Indianapolis-based Rundown LLC sells software that helps publishers manage the content-creation process—tasks like delegating, tracking and analyzing the impact of stories.
The 4-month-old firm is after not only media outlets, but all types of companies. Part of its pitch, which has won over five customers so far, is that companies need to do more than just send promotional emails or buy ads to reach customers. They need to create useful, interesting content.
“It’s no different than watching the news and seeing some car dealer yell, ‘Sunday, Sunday, Sunday,’” said Rundown CEO Taulbee Jackson, comparing abrasive TV ads to online banner ads. “Nobody really wants to hear that. I think people would rather hear, ‘Here are three or four tips to help you save gas the next time you’re driving.’”
Rundown is among several local startups that have popped up to capitalize on the growing interest in content marketing, defined in part by enterprise-generated blog posts, infographics, how-to videos, case studies and more.
Advertising isn’t at risk of extinction, Jackson and other industry executives said, but companies are increasingly realizing they need a steady flow of engaging material for email blasts, Twitter posts and other digital channels—not just hard sales messages.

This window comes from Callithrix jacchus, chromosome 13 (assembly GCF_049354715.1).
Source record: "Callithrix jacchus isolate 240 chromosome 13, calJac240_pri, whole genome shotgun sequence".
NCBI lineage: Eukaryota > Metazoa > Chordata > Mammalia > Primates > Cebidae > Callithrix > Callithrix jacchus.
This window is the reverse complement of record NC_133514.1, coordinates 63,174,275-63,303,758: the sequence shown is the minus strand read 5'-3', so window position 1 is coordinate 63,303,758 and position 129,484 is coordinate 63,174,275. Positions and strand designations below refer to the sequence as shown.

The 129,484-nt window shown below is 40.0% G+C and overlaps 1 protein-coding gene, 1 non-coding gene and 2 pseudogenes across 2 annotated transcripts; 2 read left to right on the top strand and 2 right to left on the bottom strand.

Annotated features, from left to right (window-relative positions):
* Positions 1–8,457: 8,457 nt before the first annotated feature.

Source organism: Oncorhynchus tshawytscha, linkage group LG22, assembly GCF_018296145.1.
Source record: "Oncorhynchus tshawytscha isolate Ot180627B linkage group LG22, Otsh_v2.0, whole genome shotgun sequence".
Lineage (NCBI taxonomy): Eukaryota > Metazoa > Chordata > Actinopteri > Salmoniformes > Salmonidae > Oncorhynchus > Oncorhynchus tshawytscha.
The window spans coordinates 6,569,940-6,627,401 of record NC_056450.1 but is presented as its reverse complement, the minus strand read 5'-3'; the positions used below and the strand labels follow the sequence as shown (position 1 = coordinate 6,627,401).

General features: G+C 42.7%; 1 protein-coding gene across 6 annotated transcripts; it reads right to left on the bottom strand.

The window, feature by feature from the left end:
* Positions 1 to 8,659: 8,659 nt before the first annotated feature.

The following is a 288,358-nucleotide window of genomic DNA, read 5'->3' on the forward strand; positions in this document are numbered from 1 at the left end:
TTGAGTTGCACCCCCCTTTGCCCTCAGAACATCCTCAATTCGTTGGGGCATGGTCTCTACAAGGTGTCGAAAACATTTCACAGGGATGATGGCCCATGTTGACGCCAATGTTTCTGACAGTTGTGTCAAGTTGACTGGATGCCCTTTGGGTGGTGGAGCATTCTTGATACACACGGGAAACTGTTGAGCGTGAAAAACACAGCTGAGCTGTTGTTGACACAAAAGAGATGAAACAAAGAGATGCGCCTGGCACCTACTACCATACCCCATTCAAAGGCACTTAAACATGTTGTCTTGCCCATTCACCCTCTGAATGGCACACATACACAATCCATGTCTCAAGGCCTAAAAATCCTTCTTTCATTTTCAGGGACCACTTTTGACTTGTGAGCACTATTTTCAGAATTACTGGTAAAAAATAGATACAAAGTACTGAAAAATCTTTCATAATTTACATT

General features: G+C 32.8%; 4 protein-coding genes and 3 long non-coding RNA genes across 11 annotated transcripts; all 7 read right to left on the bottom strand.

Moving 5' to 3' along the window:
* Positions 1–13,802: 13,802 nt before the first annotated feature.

Consumers “are getting more frustrated with paid ads that don’t offer anything in return for our attention,” said Susan Marshall, CEO of Torchlite Technologies Inc., another Indianapolis firm in the space that launched last summer.
“Brands are realizing they need to humanize themselves and build relationships before they ask for the sale.”
Torchlite connects companies to free-lancers who specialize in digital marketing, operating off the idea that some companies don’t have the money or know-how to hire full-time, quality Web designers, email marketers, bloggers and others.
Marshall, an alumna of Apple Inc. and Salesforce.com, said the company has more than 250 vetted free-lancers and 45 customers using its software platform, including locally based Bullseye Event Group LLC. So far, Torchlite has booked contracts totaling $1.5 million annually, and the company projects that figure will hit $3 million by June.